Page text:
VMware – vSphere Replication 5.8 and Custom Certificates

I waffled on some time ago about using proper certificates in your vSphere 5.5 environment. You can read about some of how to do that here. Eric has a nice summary of the steps here. I got a call recently from the customer about a few things and they mentioned some issues with vSphere Replication 5.8. Turns out I’d forgotten about vSphere Replication when I’d gone through the certificate replacement process, as it was done as a PoC. The fix is simple: power off the appliance and power it on again. VMware has a KB for most every situation, including this one – VMware vSphere Replication appliance no longer able to communicate with the VMware vCenter Server after changing the vCenter certificates (2063955). It also helps that I’m a bit late to this particular party.

The next step should be to replace the certificates on your vSphere Replication infrastructure as well. I was going to put together a post on that too, but it’s probably simplest if you read the VMware KB – Configuring CA Signed Certificates for VMware vSphere Replication (2080395). Friedrich also has a great post on some of the basics – including the certificate replacement process – here.

VMware – vSphere 5.5 U2 – Resetting the SSO Password

In a previous post I talked about deploying custom SSL certs into a vCenter 5.5 environment. As I was working through the update steps, the Certificate Automation Tool kept bombing out when updating the Inventory Service certificate. Neither the client nor I really knew why this was happening, but I had a bit of a hunch that it something to do with SSO credentials. It turned out to be a lucky guess, as I reset the password a few times and the SSL cert tool started working.

If you find yourself in this situation, there’s a tool provided with vCenter to reset the SSO password. Here’s a link to the KB article.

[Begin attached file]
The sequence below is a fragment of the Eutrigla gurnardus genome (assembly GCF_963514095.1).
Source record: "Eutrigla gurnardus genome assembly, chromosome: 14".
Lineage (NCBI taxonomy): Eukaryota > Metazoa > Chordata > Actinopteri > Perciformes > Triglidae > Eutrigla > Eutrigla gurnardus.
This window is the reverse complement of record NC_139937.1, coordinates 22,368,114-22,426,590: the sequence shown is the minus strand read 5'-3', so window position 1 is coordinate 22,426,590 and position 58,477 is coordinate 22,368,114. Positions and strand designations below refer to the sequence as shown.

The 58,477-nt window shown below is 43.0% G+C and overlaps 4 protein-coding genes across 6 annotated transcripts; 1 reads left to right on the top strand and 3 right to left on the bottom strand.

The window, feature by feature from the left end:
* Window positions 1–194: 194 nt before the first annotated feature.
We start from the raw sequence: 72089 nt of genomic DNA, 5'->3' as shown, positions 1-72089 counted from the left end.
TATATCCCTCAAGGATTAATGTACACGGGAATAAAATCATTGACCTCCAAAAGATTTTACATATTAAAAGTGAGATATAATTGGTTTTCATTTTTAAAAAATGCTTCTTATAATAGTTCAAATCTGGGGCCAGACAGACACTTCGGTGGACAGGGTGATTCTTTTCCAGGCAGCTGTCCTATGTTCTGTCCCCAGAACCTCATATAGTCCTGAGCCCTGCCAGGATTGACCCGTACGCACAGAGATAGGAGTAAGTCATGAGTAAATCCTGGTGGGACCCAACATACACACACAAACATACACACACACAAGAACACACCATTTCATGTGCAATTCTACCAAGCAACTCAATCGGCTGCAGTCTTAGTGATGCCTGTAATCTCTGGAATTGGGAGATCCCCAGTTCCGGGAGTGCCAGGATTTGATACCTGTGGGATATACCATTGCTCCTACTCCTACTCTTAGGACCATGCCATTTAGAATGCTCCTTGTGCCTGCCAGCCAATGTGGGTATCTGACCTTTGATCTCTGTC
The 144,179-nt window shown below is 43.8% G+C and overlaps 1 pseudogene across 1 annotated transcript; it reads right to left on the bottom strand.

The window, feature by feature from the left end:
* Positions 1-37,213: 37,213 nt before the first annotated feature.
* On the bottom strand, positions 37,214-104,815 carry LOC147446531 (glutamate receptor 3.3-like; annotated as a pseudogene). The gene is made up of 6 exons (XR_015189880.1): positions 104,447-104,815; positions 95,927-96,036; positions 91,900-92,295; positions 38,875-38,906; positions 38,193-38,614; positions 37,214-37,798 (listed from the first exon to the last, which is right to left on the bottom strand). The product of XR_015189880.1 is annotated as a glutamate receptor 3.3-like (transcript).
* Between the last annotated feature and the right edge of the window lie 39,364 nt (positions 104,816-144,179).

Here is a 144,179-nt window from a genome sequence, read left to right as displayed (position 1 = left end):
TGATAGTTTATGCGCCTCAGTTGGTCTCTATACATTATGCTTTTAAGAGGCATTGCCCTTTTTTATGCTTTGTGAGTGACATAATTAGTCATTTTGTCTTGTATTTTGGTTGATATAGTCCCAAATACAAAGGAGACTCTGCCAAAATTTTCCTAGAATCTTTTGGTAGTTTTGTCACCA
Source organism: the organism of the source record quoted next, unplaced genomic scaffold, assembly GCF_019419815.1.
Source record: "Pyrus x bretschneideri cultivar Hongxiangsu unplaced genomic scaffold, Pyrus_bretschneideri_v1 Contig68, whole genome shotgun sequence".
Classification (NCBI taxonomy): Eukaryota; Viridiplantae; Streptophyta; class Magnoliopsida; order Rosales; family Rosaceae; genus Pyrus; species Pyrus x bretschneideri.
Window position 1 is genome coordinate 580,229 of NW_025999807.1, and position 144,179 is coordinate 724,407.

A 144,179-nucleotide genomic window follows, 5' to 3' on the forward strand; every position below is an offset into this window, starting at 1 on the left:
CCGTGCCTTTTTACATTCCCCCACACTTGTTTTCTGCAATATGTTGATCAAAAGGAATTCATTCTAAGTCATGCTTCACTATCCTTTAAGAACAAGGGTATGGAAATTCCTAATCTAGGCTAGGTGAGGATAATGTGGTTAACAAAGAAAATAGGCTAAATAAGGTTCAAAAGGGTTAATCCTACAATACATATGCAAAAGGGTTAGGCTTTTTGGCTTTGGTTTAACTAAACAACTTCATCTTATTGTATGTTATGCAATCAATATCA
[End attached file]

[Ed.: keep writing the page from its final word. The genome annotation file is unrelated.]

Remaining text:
c:\Program Files\VMware\Infrastructure\VMware\CIS\vmdird>vdcadmintool.exe

It’s a fairly straightforward process, but you need to be mindful to use a generated password that meets VMware’s requirements for SSO passwords and special characters. By that I mean that some special characters aren’t allowed, even though they’re in passwords generated by the tool. You can get details on that here. In short, these special characters are not supported in SSO passwords:

  • Non-ASCII characters
  • Ampersand (&)
  • Semicolon ( ; )
  • Double quotation mark ( ” )
  • Single quotation mark ( ‘ )
  • Circumflex ( ^ )
  • Backslash ( \ )
  • Percentage (%)

At times I wasn’t convinced that this list is comprehensive either.

emc252623 – USM – ‘Accept Always’ button is greyed out

There is a problem with USM where you’ll get the error message: “Java certificate store is not present on client workstation. Certificates cannot be permanently accepted. The Certificate from this system in not trusted. Click accept to continue.” As a result of this the “Accept Always” button for Certificate acceptance is greyed out. Only the “Accept for Session” button is available for selection. The cause, as EMC point out, is that the Java certificate store trusted.jssecerts file is missing on the workstation.

I had this problem with USM version V1. so I upgraded to V1., thinking that an upgrade would resolve the issue. No dice. So I used the second method discussed in emc252623 to accept the certificates to my machine. However, when I checked in C:\Documents and Settings\username\Application Data\Sun\Java\Deployment\security, I could not find the trusted.jssecerts file.

The reason for this was kind of silly, but made sense in the end. Our CX4-960 is called sandc10003 and sandc10004. However the SPs identify as A-IMAGE and B-IMAGE. This is some kind of FLARE 29 thing where, regardless of the number of times we rename the SPs, reboots cause it to reset to A-IMAGE and B-IMAGE. So the presented certs get confused.

What I had to do was login to the array, and accept the Java Security Warning.

The trusted.jssecerts file was then created on my workstation. Once this was present, I logged into USM, and was able to accept the certificates permanently. Hooray.